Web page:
Autumn (13m 52s):
But that is, it is fun. So when you, you did this very purposely, you knew you were going to start writing it in a different genre and you set up a whole different platform. I mean, do you, you go as far as the websites, if someone was going to do this and they said, I, I write specifically in this, but I'm going to go ahead and write in a different genre, what are the, the things that you would warn them about or tell them at least to think about before they, they jump into something?

Kirsten (14m 17s):
Well, for me, you know, given that none of us have a lot of time, right? And I've got five kids at home, things are going crazy. It's, I didn't have a lot of time to build a lot of platform. But what I found is that, um, you know, I kind of pared it down to the bare basics. Like what for me, what does the cornerstone of an author platform, and for me that's an email list because that is where you're going to sell the most of your books. That's where you're going to the most personally connect with your fans in a way that is more permanent, right? Like, so some authors may be more active on Facebook, whether that's an a group or a page or they might be more active on Instagram or some of their platform, but you don't own those connections, right?

Kirsten (14m 54s):
Instagram and Facebook, do they control how you interact with an email? You actually have their email, you can print it out unless CSV like you know, the spreadsheet thing and hold it in your hand. It's yours. So email is so important. So that's always kind of where I start. Um, and then I do have URLs. Like I do have websites and, but I don't put a lot into it because really they, I think in this day and age, like I, I just don't see a ton of readers caring about your author website. I just don't, and um, you know, I'm not trying for like a traditional platform deal.

Kirsten (15m 28s):
I'm not trying to like impress some publisher somewhere with, with how many page views I get a month in. And really, because I came from the blogging world, a new how I know how to grow a blog and know how to do SCO, all of that. But I also knew how much work it takes. And for me the return is not huge. I would rather just send people to Amazon and have them buy my books. I don't need a middleman. Now, if you were, um, you know, trying to do a lot of affiliate sales with Amazon, you know, you might want to send it to your website or if you're selling direct or you might be selling like literally from your website. But if you're just doing the bare bones basics, you don't need that.

Kirsten (15m 60s):
So I did buy the URL, but I actually, for the first Pen Names I was thinking I might do more blogging, but then I, I really didn't, um, cause who has time for that? Like I don't have the time to do blogging and also write a bunch of books. Um, so when I came and I started the second Pen name under Sullivan gray for the urban Fantasy, I got the URL, um, which, you know, I, I think it's good to look those things up. Write, you don't want to have another author with that name. Um, there is a series I think actually with that name but not an author, but I did get the URL and then have it.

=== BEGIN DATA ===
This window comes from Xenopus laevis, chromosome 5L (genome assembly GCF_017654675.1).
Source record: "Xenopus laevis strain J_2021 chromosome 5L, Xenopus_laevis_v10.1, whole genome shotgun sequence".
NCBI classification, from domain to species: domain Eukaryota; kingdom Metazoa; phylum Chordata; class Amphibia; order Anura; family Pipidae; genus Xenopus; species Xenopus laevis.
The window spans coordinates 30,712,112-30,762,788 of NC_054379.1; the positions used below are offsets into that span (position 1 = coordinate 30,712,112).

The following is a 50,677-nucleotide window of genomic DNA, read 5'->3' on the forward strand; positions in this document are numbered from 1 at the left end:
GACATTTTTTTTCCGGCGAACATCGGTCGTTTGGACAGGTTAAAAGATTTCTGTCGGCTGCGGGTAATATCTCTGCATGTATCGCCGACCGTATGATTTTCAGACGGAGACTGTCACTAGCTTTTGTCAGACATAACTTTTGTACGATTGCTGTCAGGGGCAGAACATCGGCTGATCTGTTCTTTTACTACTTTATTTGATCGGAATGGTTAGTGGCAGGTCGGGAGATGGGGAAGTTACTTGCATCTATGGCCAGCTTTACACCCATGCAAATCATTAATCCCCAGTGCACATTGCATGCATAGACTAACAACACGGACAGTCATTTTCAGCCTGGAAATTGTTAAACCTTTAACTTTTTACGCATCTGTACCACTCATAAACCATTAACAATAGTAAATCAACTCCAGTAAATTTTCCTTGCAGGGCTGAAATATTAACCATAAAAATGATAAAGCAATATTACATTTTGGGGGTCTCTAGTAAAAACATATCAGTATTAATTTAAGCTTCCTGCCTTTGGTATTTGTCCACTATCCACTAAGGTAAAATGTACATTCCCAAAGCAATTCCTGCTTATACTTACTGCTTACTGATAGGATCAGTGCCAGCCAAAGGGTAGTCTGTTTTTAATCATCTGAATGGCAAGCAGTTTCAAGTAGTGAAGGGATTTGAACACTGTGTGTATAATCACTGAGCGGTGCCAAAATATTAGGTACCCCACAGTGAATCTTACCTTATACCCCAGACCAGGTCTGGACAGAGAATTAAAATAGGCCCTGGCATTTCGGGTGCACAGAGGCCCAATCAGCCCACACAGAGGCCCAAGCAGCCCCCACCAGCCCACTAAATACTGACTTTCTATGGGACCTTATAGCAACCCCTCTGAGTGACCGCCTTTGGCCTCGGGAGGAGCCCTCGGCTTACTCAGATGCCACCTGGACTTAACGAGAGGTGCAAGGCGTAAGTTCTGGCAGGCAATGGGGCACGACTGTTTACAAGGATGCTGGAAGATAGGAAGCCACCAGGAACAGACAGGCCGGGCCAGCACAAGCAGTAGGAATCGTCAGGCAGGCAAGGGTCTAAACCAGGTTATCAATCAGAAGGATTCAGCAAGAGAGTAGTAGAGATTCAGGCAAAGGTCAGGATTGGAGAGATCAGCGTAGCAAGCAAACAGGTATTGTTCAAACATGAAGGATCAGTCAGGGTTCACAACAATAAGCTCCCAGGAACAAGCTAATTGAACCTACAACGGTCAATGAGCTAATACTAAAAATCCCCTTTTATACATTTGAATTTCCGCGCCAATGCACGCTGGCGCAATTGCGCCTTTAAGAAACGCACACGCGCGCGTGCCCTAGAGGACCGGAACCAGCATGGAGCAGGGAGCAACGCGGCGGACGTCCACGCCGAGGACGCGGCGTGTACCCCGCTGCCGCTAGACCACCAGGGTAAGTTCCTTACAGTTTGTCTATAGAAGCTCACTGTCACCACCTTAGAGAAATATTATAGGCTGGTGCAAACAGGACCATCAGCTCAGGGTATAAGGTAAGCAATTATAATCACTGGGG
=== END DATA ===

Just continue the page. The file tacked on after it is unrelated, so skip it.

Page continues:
Kirsten (16m 31s):
I had to redirect to a landing page from a mailer light, which was the email that I use. And so if people go to my author website, it's really just a landing page and I think I will build it out a bit, but I've sold a bunch of books without it. So I don't, you know, it's not a priority. The priority to me was growing an email list. I do have a Facebook page, a so I can run ads and uh, I like Facebook groups, although, you know, it is hard to put a lot into the groups, especially to get them off the ground. It takes a lot of you being involved and starting conversations.

Kirsten (17m 3s):
I do believe in Facebook groups. It's a really great way to be close to your audience. And so I have one of those for each, but you know, I'm not, um, I'm not able to really be all of that active cause I also have a, a very active group for my podcasts. So you really have to think about your bandwidth and, and your ultimate, I'm all about the ROI, like your return on investment of time and money. What is going to sell books, what is going to help you connect longterm with readers who are going to stick with you. And for me that's email. And then having books sold on Amazon.

Kirsten (17m 35s):
And again, I do use Facebook ads and so the pages were important but I did not. Um, you know, there's a lot of different schools on how to do Facebook ads, but I've had success with ads, with pages that are tiny so you don't necessarily even have to a big page because you can target other people. I am almost never targeting the people who like my page. I'm targeting other people's pages. So if you have a Facebook page of a couple of hundred people, that's fine. You know, you can still make money with Facebook ads. You can still sell books.

Kirsten (18m 5s):
Um, is Facebook really does make it a lot harder now to grow a page and it's a lot more work. And again, what, what is the least amount of work? I can do on things that don't, you know, bring in a big return. Right. So that's my goal cause I've got too many balls in the air to spend a lot of time blogging if no one's reading it or if it's not selling books. So I think you can absolutely do the bare bones minimum something to run ads on. Um, some kind of like main hub where people can reach you and then your email list is really where I'd put most of the time.